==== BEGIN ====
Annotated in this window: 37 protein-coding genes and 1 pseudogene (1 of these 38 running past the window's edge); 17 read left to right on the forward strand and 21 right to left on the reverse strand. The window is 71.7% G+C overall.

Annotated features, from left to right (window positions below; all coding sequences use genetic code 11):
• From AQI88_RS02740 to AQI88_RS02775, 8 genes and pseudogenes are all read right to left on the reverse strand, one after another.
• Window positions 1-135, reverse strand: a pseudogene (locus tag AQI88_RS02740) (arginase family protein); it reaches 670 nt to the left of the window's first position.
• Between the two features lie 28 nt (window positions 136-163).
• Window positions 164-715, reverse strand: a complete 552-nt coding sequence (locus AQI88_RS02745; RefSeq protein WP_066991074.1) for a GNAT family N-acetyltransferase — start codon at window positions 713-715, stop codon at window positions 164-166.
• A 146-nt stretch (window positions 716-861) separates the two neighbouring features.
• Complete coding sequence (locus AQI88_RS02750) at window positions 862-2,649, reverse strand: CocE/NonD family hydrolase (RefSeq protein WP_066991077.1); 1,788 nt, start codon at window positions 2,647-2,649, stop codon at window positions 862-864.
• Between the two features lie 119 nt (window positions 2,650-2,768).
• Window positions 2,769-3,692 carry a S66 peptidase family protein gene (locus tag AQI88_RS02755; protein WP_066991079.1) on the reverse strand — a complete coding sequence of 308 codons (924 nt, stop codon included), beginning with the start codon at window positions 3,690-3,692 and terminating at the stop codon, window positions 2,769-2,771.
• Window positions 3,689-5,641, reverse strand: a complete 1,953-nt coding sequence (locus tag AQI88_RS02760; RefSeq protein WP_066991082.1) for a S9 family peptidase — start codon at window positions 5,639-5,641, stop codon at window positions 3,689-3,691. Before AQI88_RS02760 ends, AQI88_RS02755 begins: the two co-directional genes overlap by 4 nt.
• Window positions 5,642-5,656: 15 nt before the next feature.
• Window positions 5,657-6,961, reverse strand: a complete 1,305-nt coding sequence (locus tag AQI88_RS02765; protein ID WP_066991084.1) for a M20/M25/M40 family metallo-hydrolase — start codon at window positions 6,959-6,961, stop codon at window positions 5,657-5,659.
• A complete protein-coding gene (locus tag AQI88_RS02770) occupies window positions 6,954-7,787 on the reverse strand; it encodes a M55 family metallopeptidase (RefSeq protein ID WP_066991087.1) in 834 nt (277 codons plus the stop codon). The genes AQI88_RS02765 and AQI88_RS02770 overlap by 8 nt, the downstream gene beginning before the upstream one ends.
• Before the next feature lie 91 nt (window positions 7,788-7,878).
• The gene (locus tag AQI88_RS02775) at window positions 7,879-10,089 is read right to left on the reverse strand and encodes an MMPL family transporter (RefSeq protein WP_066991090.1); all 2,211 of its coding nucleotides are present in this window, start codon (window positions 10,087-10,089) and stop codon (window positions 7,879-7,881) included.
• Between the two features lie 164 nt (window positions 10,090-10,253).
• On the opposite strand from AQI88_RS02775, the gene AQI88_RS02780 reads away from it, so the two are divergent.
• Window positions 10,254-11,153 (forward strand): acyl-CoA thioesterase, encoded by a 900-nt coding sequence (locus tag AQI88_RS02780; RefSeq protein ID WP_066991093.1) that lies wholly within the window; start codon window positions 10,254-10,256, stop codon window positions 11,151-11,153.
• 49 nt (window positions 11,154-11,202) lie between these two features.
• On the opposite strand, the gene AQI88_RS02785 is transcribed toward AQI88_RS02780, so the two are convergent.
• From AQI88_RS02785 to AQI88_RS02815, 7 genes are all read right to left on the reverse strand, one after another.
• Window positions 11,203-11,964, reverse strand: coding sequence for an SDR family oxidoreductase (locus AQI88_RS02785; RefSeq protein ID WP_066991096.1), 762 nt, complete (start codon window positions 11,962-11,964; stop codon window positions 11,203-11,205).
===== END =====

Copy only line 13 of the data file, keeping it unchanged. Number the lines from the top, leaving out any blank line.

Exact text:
• Window positions 5,657-6,961, reverse strand: a complete 1,305-nt coding sequence (locus tag AQI88_RS02765; protein ID WP_066991084.1) for a M20/M25/M40 family metallo-hydrolase — start codon at window positions 6,959-6,961, stop codon at window positions 5,657-5,659.